Florida law clearly states the rights of nursing home residents under the Resident Bill of Rights. Many physical and emotional injuries that result from nursing home negligence are also violations of these rights.

The Florida Nursing Home Residents’ Bill of Rights includes:

  • The right to a “safe and decent living environment, free from abuse and neglect.”
  • The right to be treated with dignity and respect for individuality and privacy.
  • The right to use personal property as long as it does not threaten the safety of other nursing home residents.
  • The right to private communication with others and unrestricted access to telephones.
  • The right to visit with anyone between 9:00 a.m. and 9:00 p.m.
  • The right to maintain independence and participate in the nursing home’s activities.
  • The right to manage financial affairs if able.
  • The right to share a private room with a spouse.
  • The right to exercise and spend time outdoors.
  • The right to attend religious services.
  • The right to get help to obtain healthcare.
  • The right to complain or request changes in nursing home policies without fear of retribution.

Under Florida law, if a nursing home, a staff member, or a caregiver violates a resident’s rights, the court can impose a $2,500 fine. Florida law also permits residents to take legal action by bringing a personal injury lawsuit to seek damages in civil court.

How long do I have to take legal action for Florida nursing home negligence?

Florida law provides a time limit for nursing home residents to take legal action if they have suffered injuries as a result of nursing home negligence. The exact time frame, legally referred to as the statute of limitations, varies depending on the circumstances of the injury and whether it led to death. In most Florida nursing home negligence cases you, or someone on your behalf, must bring a lawsuit against the facility within four years from the date of injury. Yet, Florida law permits delayed discovery.

In some cases, nursing home residents suffer injuries, and they can’t communicate with the administration or family members. A caregiver, nurse, doctor, or family member must notice signs of abuse or neglect or other injuries and bring them to light. In these instances, courts permit the statute of limitations time clock to begin when someone discovers the injuries. Victims of nursing home negligence, or someone on their behalf, have two years to file a lawsuit from the date of discovery. In some cases, the court might extend the two-year limit, but the law places an absolute four-year statute of limitations from the date of discovery to take legal action.

When nursing home negligence leads to the wrongful death of a resident, surviving family members have a two-year statute of limitations to initiate a wrongful death lawsuit against the facility to seek compensation for losses related to the loss of a loved one. In rare cases, nursing homes and product manufacturers might share liability in a nursing home negligence lawsuit.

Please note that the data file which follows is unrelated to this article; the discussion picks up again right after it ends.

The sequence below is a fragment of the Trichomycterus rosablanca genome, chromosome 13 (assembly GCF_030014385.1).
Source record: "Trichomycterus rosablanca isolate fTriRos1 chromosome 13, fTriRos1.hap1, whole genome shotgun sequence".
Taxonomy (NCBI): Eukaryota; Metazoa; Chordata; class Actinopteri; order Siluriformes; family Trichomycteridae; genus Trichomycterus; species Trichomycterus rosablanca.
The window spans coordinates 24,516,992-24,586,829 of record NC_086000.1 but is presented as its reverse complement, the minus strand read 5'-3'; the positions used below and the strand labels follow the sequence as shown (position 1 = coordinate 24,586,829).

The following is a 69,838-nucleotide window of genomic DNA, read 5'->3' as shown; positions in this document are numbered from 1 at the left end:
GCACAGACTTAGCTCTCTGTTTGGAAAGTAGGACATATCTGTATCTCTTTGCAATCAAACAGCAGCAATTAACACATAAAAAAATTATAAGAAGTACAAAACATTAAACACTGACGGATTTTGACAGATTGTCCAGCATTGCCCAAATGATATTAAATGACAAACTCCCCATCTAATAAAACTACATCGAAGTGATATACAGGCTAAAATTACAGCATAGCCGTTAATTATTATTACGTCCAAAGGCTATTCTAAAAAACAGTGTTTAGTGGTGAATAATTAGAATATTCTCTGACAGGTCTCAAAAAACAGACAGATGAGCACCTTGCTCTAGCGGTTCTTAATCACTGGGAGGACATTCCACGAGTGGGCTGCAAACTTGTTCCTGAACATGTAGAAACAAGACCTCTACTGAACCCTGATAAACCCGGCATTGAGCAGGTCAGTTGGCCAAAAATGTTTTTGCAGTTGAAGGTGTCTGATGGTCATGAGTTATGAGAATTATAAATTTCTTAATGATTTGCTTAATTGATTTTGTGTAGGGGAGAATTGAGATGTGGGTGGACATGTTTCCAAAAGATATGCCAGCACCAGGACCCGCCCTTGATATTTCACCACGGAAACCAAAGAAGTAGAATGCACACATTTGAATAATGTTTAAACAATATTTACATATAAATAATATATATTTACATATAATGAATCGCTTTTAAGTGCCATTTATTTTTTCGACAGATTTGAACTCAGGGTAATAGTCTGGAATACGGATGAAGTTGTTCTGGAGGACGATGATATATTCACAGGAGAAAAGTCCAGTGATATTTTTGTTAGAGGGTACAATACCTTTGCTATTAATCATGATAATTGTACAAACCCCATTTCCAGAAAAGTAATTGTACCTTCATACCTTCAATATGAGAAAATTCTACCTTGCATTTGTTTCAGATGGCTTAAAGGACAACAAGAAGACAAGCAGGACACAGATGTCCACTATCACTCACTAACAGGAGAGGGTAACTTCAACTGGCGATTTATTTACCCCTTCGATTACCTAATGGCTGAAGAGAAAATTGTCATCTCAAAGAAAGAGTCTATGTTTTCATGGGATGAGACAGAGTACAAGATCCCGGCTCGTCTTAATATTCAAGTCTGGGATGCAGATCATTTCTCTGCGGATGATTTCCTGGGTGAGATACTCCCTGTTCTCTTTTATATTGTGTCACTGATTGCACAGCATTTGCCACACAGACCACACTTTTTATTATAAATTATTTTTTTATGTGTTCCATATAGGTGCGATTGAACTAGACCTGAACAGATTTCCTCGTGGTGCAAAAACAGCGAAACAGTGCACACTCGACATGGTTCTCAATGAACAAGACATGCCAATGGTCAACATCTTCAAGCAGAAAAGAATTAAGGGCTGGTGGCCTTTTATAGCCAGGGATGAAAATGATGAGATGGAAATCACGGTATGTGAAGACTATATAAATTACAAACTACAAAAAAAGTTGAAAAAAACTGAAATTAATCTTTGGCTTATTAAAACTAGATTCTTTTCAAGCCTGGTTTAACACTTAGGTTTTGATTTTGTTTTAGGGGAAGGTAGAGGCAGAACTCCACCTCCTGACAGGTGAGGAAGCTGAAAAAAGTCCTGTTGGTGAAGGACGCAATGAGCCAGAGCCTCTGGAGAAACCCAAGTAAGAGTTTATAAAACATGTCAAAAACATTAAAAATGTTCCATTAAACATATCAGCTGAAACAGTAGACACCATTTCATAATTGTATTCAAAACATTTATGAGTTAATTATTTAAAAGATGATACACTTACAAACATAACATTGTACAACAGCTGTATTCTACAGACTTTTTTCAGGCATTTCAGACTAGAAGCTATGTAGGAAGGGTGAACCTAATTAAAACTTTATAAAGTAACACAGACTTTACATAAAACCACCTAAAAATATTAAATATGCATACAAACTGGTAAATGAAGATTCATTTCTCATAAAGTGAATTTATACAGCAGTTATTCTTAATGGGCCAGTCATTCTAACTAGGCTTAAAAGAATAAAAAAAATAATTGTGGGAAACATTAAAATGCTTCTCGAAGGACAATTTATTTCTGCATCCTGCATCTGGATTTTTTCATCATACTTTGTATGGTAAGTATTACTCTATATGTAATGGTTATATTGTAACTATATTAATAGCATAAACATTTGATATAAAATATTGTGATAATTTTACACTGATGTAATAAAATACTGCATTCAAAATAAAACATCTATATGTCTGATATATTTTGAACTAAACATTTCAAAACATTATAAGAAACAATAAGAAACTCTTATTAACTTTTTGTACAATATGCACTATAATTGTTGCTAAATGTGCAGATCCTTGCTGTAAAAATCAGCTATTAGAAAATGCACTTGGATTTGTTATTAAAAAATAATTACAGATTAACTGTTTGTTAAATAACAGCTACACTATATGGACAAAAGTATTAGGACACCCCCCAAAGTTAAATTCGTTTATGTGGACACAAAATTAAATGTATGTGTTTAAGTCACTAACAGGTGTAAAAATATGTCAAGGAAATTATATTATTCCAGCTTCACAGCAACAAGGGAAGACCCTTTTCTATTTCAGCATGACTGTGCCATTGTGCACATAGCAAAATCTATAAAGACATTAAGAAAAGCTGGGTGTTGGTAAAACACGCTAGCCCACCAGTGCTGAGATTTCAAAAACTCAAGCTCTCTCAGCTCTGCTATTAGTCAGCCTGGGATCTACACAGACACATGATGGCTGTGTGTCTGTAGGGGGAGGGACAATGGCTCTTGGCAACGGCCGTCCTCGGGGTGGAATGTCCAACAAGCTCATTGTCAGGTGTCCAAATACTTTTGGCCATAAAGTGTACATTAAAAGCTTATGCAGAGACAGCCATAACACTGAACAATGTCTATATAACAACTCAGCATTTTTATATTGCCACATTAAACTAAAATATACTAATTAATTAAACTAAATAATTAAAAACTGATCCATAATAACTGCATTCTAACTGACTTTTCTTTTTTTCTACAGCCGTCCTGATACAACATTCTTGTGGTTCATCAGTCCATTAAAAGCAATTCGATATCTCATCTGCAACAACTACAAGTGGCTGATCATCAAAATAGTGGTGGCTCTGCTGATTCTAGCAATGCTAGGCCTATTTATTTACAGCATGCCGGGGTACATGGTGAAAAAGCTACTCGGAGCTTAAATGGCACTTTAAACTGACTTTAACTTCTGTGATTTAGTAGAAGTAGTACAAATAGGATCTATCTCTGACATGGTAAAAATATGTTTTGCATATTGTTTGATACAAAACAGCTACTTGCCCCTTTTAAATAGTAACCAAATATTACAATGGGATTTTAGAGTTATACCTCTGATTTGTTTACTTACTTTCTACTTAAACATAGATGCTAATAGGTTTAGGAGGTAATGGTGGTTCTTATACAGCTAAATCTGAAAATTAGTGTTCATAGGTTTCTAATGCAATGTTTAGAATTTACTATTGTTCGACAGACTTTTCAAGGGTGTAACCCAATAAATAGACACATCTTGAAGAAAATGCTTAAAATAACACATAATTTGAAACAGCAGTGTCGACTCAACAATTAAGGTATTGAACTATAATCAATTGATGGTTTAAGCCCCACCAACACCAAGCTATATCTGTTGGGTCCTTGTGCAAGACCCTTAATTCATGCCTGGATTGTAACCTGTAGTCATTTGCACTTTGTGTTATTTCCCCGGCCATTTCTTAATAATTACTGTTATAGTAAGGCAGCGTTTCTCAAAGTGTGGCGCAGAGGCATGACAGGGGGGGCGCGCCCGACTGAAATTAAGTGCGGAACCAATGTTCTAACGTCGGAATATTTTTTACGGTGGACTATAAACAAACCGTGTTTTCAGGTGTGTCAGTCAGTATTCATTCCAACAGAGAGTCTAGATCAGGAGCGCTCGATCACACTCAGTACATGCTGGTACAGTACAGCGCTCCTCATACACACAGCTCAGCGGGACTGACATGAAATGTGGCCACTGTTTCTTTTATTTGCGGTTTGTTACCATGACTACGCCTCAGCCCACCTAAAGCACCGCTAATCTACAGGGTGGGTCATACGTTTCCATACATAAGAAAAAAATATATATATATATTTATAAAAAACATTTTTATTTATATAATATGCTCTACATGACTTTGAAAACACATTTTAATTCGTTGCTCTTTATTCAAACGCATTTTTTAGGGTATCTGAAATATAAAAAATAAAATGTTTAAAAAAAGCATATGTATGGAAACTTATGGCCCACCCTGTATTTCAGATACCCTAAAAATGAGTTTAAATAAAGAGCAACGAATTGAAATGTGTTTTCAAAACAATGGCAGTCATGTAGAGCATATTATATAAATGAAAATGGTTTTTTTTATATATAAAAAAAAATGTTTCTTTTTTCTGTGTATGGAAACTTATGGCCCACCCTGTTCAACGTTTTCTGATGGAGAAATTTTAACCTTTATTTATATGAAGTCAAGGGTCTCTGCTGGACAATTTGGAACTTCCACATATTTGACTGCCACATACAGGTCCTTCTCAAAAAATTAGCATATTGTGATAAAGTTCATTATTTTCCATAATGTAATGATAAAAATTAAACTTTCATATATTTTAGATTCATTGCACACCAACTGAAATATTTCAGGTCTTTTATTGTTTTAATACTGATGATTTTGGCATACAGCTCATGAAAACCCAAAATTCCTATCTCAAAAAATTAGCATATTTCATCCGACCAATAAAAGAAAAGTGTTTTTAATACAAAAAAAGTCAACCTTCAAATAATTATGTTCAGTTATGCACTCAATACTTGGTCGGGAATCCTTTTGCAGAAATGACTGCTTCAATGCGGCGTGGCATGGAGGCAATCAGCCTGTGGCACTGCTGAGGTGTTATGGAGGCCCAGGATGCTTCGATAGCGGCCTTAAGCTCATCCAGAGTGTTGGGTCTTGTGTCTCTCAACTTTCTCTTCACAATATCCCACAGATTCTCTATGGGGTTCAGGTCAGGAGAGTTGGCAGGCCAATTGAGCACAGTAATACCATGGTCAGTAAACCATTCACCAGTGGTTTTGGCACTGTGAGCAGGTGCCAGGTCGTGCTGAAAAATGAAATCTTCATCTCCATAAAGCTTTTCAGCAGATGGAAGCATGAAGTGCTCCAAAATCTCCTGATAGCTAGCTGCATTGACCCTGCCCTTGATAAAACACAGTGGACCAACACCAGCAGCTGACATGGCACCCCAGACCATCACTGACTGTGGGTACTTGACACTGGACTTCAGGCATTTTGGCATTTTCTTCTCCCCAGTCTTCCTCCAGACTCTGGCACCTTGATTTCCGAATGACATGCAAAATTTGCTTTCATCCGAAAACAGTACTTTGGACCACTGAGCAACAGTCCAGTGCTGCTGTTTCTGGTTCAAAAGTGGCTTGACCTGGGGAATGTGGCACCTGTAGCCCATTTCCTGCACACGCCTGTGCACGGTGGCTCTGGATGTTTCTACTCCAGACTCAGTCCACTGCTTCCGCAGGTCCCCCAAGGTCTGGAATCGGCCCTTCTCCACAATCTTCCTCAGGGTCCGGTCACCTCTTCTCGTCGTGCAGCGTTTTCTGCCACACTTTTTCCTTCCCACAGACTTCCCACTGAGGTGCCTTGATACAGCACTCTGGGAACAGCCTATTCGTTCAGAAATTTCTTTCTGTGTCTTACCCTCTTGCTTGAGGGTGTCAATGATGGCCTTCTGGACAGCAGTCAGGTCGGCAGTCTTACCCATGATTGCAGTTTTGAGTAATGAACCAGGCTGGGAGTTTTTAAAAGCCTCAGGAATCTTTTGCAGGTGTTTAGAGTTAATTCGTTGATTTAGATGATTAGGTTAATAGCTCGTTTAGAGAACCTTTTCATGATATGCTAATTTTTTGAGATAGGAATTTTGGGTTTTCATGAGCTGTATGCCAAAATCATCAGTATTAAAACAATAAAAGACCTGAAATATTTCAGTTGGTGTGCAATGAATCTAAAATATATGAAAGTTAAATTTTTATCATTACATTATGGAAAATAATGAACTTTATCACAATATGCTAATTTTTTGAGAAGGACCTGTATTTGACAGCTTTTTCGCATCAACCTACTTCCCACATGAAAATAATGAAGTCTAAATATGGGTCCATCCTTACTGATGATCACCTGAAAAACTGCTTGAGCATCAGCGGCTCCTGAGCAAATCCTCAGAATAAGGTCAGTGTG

For example, a nursing home resident suffers physical injuries because the machine they used to lift the resident out of their bed and into their wheelchair broke as a result of a product defect, or a resident suffers permanent damage from a defective medical device.

The nursing home, if properly monitoring a resident, should notice something is wrong and ensure the resident gets needed medical treatment. These types of product liability cases typically have four-year statutes of limitations. Your Florida nursing home negligence attorney can evaluate your case and advise you on which time limit applies.

How do I know if my loved one has suffered injuries from Florida nursing home negligence?

Many nursing home residents do not report injuries, especially those resulting from neglect and abuse. Sometimes residents cannot communicate and other times they are afraid to report their injuries and suffer retaliation from an abuser. If you have a loved one in a Florida nursing home, you need to keep an eye out for physical and behavioral signs of neglect and abuse stemming from nursing home negligence.

The following signs and systems do not automatically mean the nursing home has been negligent or your loved one has suffered abuse, but they should give you pause to pursue further investigation:

Physical signs of potential Florida nursing home negligence. Family members and others have the easiest time detecting physical signs of nursing home negligence. Bedsores, abnormal skin color, weight loss, and sunken eyes often indicate neglect, dehydration, and malnourishment. Bruises, welts, and cuts can indicate physical abuse, especially when they are unexplained or your loved one provides a story that doesn’t quite add up. Poor hygiene, including body odor, constant bad breath, and unclean clothing also signify your loved one isn’t getting the care they need or deserve from the nursing home where they reside.